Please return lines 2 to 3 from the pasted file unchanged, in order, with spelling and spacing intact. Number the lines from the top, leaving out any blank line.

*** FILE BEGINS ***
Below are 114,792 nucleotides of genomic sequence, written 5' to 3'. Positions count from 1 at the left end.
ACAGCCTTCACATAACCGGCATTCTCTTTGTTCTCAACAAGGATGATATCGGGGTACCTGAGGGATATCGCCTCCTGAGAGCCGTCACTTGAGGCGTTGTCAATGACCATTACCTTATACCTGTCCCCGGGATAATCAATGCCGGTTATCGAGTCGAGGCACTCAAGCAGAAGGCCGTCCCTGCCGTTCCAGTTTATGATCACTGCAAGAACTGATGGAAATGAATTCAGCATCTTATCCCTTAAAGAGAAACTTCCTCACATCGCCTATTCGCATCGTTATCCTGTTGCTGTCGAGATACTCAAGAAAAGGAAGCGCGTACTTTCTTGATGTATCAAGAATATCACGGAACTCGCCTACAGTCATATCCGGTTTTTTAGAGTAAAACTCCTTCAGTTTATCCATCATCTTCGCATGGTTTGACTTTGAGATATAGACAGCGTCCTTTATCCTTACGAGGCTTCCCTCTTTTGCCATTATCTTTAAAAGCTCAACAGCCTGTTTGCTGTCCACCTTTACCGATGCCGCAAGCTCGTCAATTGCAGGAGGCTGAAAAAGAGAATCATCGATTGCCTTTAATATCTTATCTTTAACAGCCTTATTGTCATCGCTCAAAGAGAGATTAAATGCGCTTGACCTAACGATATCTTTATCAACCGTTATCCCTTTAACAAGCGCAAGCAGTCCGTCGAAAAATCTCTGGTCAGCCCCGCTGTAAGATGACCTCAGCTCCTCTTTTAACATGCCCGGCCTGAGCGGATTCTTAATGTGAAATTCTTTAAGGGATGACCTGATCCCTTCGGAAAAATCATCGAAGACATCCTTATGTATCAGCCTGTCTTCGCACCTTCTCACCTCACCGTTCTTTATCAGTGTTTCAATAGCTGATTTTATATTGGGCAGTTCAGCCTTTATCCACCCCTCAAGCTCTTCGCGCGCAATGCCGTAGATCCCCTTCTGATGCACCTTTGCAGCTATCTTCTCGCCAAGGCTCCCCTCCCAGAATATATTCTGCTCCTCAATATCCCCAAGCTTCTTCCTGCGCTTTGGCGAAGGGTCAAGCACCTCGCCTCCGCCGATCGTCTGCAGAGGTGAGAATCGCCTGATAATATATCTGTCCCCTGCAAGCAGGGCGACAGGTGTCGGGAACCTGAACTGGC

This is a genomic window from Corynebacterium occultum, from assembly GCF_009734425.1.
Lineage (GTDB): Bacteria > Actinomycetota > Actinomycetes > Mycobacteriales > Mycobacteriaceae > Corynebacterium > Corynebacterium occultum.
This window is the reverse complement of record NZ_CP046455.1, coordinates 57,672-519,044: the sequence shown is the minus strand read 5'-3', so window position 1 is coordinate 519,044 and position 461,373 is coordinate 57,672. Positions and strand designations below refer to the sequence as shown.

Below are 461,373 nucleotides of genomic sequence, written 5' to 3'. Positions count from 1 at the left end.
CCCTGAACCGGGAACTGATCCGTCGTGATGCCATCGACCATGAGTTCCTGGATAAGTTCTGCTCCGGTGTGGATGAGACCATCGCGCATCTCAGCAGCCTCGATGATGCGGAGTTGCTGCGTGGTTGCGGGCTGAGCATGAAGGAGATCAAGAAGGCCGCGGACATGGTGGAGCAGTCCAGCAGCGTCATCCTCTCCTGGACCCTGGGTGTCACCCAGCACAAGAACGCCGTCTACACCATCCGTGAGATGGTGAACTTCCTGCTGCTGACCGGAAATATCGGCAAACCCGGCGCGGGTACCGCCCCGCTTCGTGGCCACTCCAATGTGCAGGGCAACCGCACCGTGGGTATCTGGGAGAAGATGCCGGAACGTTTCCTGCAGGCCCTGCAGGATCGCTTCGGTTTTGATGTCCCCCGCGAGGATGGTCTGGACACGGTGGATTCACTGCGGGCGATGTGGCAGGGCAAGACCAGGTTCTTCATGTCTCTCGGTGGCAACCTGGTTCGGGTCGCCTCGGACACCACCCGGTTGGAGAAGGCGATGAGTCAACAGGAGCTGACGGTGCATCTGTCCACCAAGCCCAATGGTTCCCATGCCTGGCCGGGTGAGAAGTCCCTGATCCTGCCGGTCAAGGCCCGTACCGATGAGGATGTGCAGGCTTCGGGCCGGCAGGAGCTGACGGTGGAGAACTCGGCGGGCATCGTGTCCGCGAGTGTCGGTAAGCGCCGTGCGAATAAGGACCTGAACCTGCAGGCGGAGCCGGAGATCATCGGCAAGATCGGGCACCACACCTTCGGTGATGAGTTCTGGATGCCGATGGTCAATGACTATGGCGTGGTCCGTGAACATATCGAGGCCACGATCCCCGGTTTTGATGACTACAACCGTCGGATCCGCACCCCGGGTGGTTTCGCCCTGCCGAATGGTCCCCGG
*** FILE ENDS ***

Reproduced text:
ACAGCCTTCACATAACCGGCATTCTCTTTGTTCTCAACAAGGATGATATCGGGGTACCTGAGGGATATCGCCTCCTGAGAGCCGTCACTTGAGGCGTTGTCAATGACCATTACCTTATACCTGTCCCCGGGATAATCAATGCCGGTTATCGAGTCGAGGCACTCAAGCAGAAGGCCGTCCCTGCCGTTCCAGTTTATGATCACTGCAAGAACTGATGGAAATGAATTCAGCATCTTATCCCTTAAAGAGAAACTTCCTCACATCGCCTATTCGCATCGTTATCCTGTTGCTGTCGAGATACTCAAGAAAAGGAAGCGCGTACTTTCTTGATGTATCAAGAATATCACGGAACTCGCCTACAGTCATATCCGGTTTTTTAGAGTAAAACTCCTTCAGTTTATCCATCATCTTCGCATGGTTTGACTTTGAGATATAGACAGCGTCCTTTATCCTTACGAGGCTTCCCTCTTTTGCCATTATCTTTAAAAGCTCAACAGCCTGTTTGCTGTCCACCTTTACCGATGCCGCAAGCTCGTCAATTGCAGGAGGCTGAAAAAGAGAATCATCGATTGCCTTTAATATCTTATCTTTAACAGCCTTATTGTCATCGCTCAAAGAGAGATTAAATGCGCTTGACCTAACGATATCTTTATCAACCGTTATCCCTTTAACAAGCGCAAGCAGTCCGTCGAAAAATCTCTGGTCAGCCCCGCTGTAAGATGACCTCAGCTCCTCTTTTAACATGCCCGGCCTGAGCGGATTCTTAATGTGAAATTCTTTAAGGGATGACCTGATCCCTTCGGAAAAATCATCGAAGACATCCTTATGTATCAGCCTGTCTTCGCACCTTCTCACCTCACCGTTCTTTATCAGTGTTTCAATAGCTGATTTTATATTGGGCAGTTCAGCCTTTATCCACCCCTCAAGCTCTTCGCGCGCAATGCCGTAGATCCCCTTCTGATGCACCTTTGCAGCTATCTTCTCGCCAAGGCTCCCCTCCCAGAATATATTCTGCTCCTCAATATCCCCAAGCTTCTTCCTGCGCTTTGGCGAAGGGTCAAGCACCTCGCCTCCGCCGATCGTCTGCAGAGGTGAGAATCGCCTGATAATATATCTGTCCCCTGCAAGCAGGGCGACAGGTGTCGGGAACCTGAACTGGC

This is a genomic window from Corynebacterium occultum, from assembly GCF_009734425.1.